Travelling Santa Problem

Score:
rated 2.88 / 5 stars
Views:
2,691 Views
Genre:
Strategy - Other
Tags:
christmas
santa
logic
thik

Credits & Info

Dec 22, 2010 | 3:11 AM EST

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The Travelling Santa Problem (TSP) is an NP-hard problem in combinatorial optimization studied in operations research and theoretical computer science.
Given a list of cities and their pairwise distances, the task is to find a shortest possible tour that visits each city exactly once.

Santa has a big problem with outlining his christmas route. To not overwork his reindeers, he would like to choose the shortest one. He will be travelling from town to town through all countries of the world.

You have to point out the optimal, that is the shortest, route for the Santa's Sleigh.

Help Santa Claus!

Reviews

Elise-Lucy

Rated 3 / 5 stars2010-12-22 07:58:53

Entertaining

Some routes are hard to solve, however, there could be some additional obstacles added. The game seems to base on simple math, but in some moments, it gets kind of annoying, especially when the difference between two routes is only a few pixels. It caused me guess much in certain levels.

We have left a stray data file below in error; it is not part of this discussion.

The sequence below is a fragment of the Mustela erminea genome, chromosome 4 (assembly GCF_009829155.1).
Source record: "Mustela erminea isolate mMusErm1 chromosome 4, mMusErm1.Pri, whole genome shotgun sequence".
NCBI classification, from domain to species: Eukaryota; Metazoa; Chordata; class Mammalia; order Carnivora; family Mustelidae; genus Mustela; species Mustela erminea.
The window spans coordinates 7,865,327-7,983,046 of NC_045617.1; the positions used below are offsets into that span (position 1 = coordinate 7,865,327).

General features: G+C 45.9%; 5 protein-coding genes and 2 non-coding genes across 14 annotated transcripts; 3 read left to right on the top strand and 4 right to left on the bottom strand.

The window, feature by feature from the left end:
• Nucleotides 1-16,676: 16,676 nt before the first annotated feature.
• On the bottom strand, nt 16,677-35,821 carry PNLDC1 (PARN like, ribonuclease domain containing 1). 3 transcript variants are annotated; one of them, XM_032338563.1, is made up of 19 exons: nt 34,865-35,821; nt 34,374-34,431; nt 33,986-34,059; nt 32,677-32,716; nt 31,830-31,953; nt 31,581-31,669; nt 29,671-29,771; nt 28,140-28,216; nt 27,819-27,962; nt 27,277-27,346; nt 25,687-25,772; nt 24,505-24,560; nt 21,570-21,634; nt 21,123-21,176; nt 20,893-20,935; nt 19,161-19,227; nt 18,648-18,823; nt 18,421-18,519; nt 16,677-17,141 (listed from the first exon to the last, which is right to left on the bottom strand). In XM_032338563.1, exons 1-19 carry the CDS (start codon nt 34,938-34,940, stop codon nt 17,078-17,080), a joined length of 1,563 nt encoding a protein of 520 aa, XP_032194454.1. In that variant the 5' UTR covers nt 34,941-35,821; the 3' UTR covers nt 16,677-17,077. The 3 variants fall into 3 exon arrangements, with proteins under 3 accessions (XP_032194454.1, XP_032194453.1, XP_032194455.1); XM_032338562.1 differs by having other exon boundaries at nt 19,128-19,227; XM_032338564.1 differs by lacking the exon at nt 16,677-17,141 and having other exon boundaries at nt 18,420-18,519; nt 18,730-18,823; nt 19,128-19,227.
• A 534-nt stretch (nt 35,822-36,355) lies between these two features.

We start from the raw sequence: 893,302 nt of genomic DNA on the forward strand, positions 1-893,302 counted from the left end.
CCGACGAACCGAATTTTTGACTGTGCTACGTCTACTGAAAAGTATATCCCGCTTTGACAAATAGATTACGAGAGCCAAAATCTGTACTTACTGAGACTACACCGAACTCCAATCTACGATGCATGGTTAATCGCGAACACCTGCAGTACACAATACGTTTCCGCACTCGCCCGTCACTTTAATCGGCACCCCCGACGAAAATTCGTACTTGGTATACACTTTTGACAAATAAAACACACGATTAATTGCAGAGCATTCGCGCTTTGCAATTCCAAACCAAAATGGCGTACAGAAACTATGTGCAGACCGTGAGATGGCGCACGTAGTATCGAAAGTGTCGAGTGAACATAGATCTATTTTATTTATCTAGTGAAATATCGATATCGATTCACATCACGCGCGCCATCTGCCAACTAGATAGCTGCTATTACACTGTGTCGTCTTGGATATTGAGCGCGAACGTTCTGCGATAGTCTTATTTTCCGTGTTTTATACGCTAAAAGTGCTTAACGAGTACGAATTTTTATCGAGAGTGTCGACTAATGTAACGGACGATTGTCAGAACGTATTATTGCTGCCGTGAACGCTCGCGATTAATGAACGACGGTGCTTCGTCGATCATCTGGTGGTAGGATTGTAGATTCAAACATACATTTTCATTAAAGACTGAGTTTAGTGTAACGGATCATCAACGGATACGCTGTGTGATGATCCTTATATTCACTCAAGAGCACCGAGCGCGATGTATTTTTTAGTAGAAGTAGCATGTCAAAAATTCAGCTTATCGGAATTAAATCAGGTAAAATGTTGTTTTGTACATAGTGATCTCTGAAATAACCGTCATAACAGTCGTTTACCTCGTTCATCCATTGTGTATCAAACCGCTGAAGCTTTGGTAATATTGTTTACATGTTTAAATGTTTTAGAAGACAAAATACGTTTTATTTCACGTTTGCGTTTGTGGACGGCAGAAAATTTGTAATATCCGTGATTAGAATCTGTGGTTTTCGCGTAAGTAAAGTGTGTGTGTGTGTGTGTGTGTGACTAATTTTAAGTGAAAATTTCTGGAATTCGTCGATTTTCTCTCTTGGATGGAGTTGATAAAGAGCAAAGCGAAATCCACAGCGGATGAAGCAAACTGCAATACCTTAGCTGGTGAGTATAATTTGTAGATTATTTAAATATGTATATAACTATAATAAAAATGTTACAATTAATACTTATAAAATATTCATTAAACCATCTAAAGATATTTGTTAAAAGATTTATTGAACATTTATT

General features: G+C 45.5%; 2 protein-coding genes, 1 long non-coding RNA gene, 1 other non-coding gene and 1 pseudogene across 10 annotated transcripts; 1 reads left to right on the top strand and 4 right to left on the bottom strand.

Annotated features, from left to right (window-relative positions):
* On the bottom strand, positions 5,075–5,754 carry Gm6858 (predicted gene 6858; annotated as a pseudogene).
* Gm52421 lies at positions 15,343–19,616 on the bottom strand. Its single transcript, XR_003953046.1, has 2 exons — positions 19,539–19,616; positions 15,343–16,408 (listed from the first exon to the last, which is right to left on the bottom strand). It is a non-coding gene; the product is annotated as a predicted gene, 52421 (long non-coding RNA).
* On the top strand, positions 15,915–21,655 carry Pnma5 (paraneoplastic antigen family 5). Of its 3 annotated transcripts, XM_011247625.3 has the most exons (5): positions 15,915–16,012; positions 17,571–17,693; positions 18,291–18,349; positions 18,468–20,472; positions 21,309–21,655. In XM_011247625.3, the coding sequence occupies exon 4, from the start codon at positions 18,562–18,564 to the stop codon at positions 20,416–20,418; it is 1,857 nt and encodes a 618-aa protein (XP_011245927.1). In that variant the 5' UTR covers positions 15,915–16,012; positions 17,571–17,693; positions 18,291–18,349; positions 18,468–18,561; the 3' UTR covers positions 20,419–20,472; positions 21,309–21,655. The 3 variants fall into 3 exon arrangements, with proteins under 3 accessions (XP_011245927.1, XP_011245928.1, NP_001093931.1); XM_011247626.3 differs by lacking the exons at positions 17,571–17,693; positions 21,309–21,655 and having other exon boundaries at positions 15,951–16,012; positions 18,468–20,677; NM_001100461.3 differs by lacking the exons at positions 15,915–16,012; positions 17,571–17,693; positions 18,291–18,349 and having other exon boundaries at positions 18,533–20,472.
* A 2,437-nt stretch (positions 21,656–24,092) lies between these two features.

Nonetheless, though simple and annoying, there is still something which makes me want to play the game.

rwind

Rated 3 / 5 stars2010-12-22 07:26:59

Needs a 'twist'

The game is simple, travel the shortest route. however the 'energy' usage felt arbitrary, although it is probably the pixel distance of the shortest route.
right now the correct route is very obvious on most levels, perhaps the addition of some extra obstacles. here are some ideas for obstacles: Wind that causes extra energy usage, aircraft moving across the play area (moves only when Santa is moving), houses that can be only visited at certain times (eg must be the 3rd or later or must be the forth or sooner).
A display showing how much energy a 'jump' will use would be nice but may need to be confined to an easy mode.

Xyresic

Rated 1.5 / 5 stars2010-12-22 03:23:43

Hardly a game.

This is a pretty poor excuse for a game. I'm sure those who are studying operations research and theoretical computer science will breeze through it, however that doesn't make this any good. There is no skill invloved, it's just dumb luck or going through every single option, there is no pattern, so what works well for one level might not work for another. Sometimes the solutions were the last logical thing that I would do.